Does speaking to people with different beliefs allow them to reconsider, or does it radicalise them? This blog post by Eli Holder on the Nightingale journal and interactive tool look at the issue.
A useful collection of tools, put together by the Society of Professional Journalists.
It has been around since 2008 and gets frequently updated with thousands of mostly free resources.
Encode Mighty Things
I was really expecting this.
Bats in Amsterdam
Ok, this is the second article about bats in this newsletter, which isn’t overly politically correct in the time of pandemic.... but apparently the City of Amsterdam has an open dataset of bats and I think this is marvellous.
(via Jeremy Singer-Vine’s utterly fantastic newsletter, which you will like if you like mine)
The Shortest Route Between All the Pubs in the UK
Plotting out the world’s longest pub crawl had a serious, mathematical point.
This quest started a long time ago, and this is a 4 year old article, but it’s pretty good.
(via Richard Potts)
Experience the power of a nuclear blast in your area
I’ve seen similar maps before, but this one is pretty refined from a visual point of view. Cheerful in a pandemic year.
Two parts of a pandemic: How the coronavirus spread in Canada
“A new surge in coronavirus cases has seen year-end gatherings prohibited for the majority of Canadians. See how this surge in cases compares to the spread earlier this year. Scroll to the end to get numbers for your area and compare where you live to the rest of the country.“
Really good visual and interactive scrollytelling article by Naël Shiab and colleagues of Radio Canada. The “spike maps” return.
(via Elena Ferranti)
“This section attempts to provide an unbiased and objective ground for helping visitors to independently assess the magnitude of Bitcoin’s electricity consumption and compare it to other uses of electricity.“
The University of Cambridge’s Centre for Alternativce Finance has developed a Bitcoin Electricity Consumption Index; here, it uses it to compare countries of the world to what Bitcoin is like in terms of production/consumption of energy.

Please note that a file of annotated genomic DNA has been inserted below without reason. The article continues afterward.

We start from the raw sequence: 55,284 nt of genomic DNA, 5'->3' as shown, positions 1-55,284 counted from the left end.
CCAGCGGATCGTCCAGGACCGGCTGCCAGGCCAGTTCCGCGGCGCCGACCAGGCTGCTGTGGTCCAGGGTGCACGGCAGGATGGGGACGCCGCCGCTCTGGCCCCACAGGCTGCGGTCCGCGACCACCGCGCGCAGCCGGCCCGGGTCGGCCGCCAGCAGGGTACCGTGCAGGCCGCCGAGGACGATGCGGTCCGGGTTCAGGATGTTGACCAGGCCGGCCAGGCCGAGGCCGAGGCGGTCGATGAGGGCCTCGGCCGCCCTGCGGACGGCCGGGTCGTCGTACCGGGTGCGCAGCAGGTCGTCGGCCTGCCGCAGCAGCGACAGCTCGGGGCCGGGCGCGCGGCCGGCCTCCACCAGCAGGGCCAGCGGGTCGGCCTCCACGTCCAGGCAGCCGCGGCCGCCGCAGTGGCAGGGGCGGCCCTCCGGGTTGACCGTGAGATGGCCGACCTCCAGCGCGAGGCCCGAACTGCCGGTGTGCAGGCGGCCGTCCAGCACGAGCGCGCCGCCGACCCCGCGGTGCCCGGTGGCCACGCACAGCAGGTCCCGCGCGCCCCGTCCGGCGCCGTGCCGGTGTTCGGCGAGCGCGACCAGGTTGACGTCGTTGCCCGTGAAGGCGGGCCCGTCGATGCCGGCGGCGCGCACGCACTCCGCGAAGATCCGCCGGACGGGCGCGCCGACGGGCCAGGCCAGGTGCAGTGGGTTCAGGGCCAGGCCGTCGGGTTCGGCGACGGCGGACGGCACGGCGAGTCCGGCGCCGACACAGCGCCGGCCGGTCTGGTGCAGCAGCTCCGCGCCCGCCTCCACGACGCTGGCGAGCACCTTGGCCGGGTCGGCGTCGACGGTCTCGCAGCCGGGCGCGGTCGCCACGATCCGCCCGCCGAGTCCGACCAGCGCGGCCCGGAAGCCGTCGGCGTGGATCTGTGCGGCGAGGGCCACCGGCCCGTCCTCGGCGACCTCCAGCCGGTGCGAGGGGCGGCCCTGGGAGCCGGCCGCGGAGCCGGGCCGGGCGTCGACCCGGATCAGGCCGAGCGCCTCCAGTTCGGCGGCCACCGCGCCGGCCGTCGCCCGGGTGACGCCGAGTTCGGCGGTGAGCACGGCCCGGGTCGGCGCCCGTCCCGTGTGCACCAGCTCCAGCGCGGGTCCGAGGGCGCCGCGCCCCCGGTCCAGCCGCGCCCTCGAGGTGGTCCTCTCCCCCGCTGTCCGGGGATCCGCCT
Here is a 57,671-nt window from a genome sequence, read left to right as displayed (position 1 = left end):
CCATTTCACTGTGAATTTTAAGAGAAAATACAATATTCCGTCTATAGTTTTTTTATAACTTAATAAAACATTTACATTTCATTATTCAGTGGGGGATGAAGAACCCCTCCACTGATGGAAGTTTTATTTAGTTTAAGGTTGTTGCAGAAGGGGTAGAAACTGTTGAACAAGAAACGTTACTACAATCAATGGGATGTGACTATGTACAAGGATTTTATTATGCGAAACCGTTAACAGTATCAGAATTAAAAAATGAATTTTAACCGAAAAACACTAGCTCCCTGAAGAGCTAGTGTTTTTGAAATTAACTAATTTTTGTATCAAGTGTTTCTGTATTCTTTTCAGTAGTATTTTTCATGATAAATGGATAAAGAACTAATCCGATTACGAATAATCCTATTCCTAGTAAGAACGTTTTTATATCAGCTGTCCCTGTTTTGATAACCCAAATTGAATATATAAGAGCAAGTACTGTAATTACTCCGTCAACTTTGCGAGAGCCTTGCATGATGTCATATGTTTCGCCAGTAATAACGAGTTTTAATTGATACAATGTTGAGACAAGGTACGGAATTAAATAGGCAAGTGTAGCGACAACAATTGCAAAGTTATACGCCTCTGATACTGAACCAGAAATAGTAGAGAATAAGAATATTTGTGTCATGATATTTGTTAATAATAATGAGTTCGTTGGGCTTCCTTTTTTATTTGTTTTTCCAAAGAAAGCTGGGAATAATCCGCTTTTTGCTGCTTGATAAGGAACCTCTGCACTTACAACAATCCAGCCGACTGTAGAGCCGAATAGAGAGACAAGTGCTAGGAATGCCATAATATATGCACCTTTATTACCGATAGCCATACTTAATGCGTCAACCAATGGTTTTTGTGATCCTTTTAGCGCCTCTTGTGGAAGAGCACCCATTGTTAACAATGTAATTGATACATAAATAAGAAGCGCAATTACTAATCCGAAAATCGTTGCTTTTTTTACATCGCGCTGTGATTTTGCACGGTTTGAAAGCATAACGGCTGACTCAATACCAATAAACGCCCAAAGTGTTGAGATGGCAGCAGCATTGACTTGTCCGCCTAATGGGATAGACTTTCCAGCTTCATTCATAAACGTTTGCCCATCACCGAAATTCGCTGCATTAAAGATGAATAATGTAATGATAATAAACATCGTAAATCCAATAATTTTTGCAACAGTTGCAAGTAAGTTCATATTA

At the time of writing, “The amount of electricity used annually by the Bitcoin network could satisfy the energy needs of the University of Cambridge for 727 years”.
Pay up or put it off: how Europe treats depression and anxiety
“In many European countries, the availability of psychological treatment in the public healthcare system is inadequate or even non-existent. Barriers such as long waiting lists, co-payments and inadequate resources push people with anxiety or depression – those who can afford it – to the private system.”
An excellent if sad analysis and visualization from the European Data Journalism Network.
We Failed to Set Up a Data Catalog 3x. Here’s Why.
We thought it would be easy enough to figure this out, but we couldn’t have been more wrong.
This article by Prukalpa Sankar resonates a lot with a few discussions I’ve had over the years.
The SIC note. Why the UK needs to overhaul its industrial classification system
“It is a well known, but little talked about, problem that the way that businesses in the UK are classified is fundamentally broken. “
The smart folks at The Data City suggest a Real Time solution.
Traffic congestion dropped by 73 percent in 2020 due to the pandemic
The most interesting aspect of this data analysis from Ars Technica, as Charles Arthure notes in his newsletter, is that if you compare the US and the UK, both countries had obvious drops in traffic; what’s less obvious and worth analysing in more depth is that this resulted in more accidents in the US, while accidents in the UK decreased.
Draw streets, visually.
A real heatmap
Hendrik at Datawrapper writes about thermal images: “Thermal imaging is basically a special case of heatmap visualization.“
How the New York Times A/B tests their headlines
“Part 1 of a series on the New York Times, in which I take a close look at how (and when) the New York Times tests multiple headlines for a single article.”
Keep an eye on the series.